Can’t you just say, ‘we commend the government, but’? Even with tongue in cheek, just for diplomacy’s sake? The international community was not the reason, otherwise they would have also stopped the war. And the government decided to call the election. Plus they actually released the IDPs on the schedule they set. This is again Mr. Patten placing all the agency with the West and us just non-entities. He doesn’t give the government credit for anything, which even I do. It’s just a fatalistic view where Sri Lankans can’t do anything and the West needs to step in.
It is hard to imagine either candidate making the necessary constitutional reforms to end the marginalization of Tamils and other minorities — the roots of the decades-long conflict. Left unaddressed, Tamil humiliation and frustration could well lead to militancy again.
While Sri Lankan voters face a difficult decision, for the international community, the choice is clear. Whoever wins, the outside world should use all its tools to convince the government to deal properly with those underlying issues to avoid a resurgence of mass violence.
You know what, I can imagine it. I can imagine a better future, and I think most Sri Lankans can. So I’d really rather you not poop on that dream. It is something of a tautology here that the darkies will kill each other if they don’t follow western government just so. What they don’t realize is that a police state can also contain militancy, and there’s nothing a police state loves more than an international bogeyman making sweeping declarations, like…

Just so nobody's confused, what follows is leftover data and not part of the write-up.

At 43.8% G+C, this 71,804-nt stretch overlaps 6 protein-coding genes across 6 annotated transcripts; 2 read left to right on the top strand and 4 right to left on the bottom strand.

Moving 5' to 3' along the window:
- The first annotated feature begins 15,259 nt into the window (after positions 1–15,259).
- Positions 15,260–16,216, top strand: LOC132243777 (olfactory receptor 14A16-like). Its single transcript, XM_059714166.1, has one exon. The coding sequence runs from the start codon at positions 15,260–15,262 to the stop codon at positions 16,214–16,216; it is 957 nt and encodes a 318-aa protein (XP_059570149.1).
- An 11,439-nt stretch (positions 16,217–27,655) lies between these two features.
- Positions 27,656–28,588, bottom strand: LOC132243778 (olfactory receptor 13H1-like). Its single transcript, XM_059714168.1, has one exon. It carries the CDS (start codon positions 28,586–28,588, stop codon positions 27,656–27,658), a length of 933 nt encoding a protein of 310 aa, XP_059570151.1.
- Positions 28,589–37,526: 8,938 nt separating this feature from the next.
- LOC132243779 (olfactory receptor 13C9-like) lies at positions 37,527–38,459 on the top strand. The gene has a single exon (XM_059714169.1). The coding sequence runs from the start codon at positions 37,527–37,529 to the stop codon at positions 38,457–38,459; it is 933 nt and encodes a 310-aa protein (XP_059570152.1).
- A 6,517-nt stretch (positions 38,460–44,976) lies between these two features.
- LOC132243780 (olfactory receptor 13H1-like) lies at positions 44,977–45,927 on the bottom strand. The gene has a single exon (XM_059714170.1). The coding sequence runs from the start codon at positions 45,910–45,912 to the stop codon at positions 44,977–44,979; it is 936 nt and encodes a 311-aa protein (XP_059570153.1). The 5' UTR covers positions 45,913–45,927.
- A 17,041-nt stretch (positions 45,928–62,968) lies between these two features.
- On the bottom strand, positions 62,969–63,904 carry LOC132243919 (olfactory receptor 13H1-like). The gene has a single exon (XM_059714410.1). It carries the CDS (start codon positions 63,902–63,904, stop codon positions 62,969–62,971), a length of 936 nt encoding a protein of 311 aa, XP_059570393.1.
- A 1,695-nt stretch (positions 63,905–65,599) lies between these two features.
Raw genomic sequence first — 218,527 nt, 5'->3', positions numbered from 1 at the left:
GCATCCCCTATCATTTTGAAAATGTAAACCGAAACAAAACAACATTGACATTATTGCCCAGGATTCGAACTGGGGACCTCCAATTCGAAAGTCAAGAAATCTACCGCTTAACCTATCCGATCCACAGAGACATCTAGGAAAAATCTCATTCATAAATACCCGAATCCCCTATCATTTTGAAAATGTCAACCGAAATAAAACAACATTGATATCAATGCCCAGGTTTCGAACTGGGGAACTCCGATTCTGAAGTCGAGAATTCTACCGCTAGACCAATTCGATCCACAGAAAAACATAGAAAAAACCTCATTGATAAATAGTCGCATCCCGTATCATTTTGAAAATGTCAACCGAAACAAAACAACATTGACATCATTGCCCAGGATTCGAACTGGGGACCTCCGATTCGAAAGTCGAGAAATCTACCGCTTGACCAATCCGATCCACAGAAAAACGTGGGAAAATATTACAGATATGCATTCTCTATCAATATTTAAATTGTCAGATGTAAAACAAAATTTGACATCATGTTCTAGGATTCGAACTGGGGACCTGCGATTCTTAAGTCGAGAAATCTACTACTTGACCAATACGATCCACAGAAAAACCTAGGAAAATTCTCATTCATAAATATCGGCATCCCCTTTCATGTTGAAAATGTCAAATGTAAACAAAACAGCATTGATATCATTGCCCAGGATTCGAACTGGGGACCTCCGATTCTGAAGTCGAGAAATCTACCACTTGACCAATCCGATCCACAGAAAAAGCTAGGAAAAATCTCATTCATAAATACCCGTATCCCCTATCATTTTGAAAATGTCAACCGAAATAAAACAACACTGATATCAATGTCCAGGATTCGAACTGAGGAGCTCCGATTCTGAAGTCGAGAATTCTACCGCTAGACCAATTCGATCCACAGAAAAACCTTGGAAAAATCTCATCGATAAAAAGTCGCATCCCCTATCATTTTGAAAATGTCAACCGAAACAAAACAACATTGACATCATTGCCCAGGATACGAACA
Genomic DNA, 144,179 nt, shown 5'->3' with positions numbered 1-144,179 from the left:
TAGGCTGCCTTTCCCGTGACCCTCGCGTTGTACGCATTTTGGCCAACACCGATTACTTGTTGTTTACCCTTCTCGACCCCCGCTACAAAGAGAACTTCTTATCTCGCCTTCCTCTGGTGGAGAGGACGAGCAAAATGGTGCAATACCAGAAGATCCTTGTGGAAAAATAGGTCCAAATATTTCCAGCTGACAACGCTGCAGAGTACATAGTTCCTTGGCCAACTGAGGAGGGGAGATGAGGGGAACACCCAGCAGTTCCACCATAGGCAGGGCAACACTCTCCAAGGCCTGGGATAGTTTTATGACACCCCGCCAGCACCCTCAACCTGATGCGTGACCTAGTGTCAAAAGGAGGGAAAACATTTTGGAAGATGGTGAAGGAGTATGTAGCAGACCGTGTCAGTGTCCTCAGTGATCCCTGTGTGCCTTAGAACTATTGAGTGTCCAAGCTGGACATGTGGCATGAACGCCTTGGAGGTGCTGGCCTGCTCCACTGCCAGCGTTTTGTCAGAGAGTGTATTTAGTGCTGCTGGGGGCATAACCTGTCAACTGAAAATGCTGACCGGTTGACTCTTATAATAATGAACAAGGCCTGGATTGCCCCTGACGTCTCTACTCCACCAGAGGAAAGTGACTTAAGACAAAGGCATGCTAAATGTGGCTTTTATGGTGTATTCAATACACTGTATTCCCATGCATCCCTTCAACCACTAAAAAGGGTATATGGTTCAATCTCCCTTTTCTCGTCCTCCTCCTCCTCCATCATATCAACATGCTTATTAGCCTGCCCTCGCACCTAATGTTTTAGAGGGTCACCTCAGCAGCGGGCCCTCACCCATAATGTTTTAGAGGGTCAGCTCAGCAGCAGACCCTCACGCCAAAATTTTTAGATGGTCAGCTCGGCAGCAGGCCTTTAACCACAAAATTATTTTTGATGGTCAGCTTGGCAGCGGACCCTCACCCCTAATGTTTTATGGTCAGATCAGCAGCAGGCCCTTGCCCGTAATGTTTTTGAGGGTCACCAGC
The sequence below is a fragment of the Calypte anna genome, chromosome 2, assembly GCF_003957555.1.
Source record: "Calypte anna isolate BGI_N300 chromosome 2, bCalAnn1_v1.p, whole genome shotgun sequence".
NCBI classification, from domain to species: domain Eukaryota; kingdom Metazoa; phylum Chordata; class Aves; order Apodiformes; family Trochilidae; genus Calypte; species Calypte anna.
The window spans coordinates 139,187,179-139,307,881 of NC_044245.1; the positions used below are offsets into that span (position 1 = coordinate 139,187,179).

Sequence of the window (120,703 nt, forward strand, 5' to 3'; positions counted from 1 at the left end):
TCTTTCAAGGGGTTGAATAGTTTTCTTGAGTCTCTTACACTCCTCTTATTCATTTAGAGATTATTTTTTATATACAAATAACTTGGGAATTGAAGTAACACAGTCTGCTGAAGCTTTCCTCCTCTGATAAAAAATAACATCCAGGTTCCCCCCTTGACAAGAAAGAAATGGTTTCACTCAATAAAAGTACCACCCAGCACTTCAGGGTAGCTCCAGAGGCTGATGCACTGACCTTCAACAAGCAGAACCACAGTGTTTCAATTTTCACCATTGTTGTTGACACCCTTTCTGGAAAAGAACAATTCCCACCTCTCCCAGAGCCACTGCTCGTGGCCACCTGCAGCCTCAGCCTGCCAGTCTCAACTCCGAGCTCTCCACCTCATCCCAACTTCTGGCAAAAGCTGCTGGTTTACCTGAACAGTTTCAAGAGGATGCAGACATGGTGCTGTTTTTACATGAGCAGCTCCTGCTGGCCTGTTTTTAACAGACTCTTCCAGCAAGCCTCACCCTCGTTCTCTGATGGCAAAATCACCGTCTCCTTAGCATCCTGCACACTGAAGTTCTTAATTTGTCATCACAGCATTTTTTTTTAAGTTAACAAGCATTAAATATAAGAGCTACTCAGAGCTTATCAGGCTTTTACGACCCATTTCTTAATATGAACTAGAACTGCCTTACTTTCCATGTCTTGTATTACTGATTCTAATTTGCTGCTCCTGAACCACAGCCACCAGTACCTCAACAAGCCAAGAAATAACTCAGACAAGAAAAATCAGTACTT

In short, this means not giving Colombo any money for reconstruction and development until we know how it will be spent. And if we see funds not being used as promised, it means not being afraid to cut them off until.
Wow, I feel like I’m getting lectured by my dad, except Chris Patten isn’t my dad and the west itself is floating on Chinese loans. And the West is propping up governments in Saudi and Egypt and Israel and Pakistan that pretty much ignore what they say, but they seem to think it’s cool to make an example of Sri Lanka. I don’t mind if they act firmly, but they’re not really going to do it, certainly not based on some NGO Op-Ed. Talking loudly and carrying a little stick just emboldens extremists here.